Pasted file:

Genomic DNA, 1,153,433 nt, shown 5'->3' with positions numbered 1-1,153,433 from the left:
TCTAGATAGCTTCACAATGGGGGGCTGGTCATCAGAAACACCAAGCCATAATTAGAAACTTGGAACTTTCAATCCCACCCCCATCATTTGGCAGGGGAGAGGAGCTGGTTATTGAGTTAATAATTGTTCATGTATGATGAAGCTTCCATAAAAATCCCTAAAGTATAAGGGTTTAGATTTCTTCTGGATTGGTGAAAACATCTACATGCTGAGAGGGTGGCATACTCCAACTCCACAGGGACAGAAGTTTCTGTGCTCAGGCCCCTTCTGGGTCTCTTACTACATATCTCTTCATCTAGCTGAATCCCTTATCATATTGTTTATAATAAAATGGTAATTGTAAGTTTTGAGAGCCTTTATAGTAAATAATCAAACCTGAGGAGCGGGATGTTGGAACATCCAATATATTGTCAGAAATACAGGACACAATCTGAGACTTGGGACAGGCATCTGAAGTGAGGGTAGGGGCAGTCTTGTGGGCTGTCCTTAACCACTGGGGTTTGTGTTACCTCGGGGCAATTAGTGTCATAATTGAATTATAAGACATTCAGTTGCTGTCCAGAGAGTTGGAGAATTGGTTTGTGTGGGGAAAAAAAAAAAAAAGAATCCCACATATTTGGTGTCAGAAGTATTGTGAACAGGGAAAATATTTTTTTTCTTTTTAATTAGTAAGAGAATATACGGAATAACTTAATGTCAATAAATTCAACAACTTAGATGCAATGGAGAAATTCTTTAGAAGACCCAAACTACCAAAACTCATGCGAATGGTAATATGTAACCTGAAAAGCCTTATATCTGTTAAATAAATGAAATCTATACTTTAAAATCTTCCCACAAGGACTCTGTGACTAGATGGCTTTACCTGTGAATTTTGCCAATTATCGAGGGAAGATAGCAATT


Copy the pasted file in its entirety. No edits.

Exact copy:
Genomic DNA, 1,153,433 nt, shown 5'->3' with positions numbered 1-1,153,433 from the left:
TCTAGATAGCTTCACAATGGGGGGCTGGTCATCAGAAACACCAAGCCATAATTAGAAACTTGGAACTTTCAATCCCACCCCCATCATTTGGCAGGGGAGAGGAGCTGGTTATTGAGTTAATAATTGTTCATGTATGATGAAGCTTCCATAAAAATCCCTAAAGTATAAGGGTTTAGATTTCTTCTGGATTGGTGAAAACATCTACATGCTGAGAGGGTGGCATACTCCAACTCCACAGGGACAGAAGTTTCTGTGCTCAGGCCCCTTCTGGGTCTCTTACTACATATCTCTTCATCTAGCTGAATCCCTTATCATATTGTTTATAATAAAATGGTAATTGTAAGTTTTGAGAGCCTTTATAGTAAATAATCAAACCTGAGGAGCGGGATGTTGGAACATCCAATATATTGTCAGAAATACAGGACACAATCTGAGACTTGGGACAGGCATCTGAAGTGAGGGTAGGGGCAGTCTTGTGGGCTGTCCTTAACCACTGGGGTTTGTGTTACCTCGGGGCAATTAGTGTCATAATTGAATTATAAGACATTCAGTTGCTGTCCAGAGAGTTGGAGAATTGGTTTGTGTGGGGAAAAAAAAAAAAAAGAATCCCACATATTTGGTGTCAGAAGTATTGTGAACAGGGAAAATATTTTTTTTCTTTTTAATTAGTAAGAGAATATACGGAATAACTTAATGTCAATAAATTCAACAACTTAGATGCAATGGAGAAATTCTTTAGAAGACCCAAACTACCAAAACTCATGCGAATGGTAATATGTAACCTGAAAAGCCTTATATCTGTTAAATAAATGAAATCTATACTTTAAAATCTTCCCACAAGGACTCTGTGACTAGATGGCTTTACCTGTGAATTTTGCCAATTATCGAGGGAAGATAGCAATT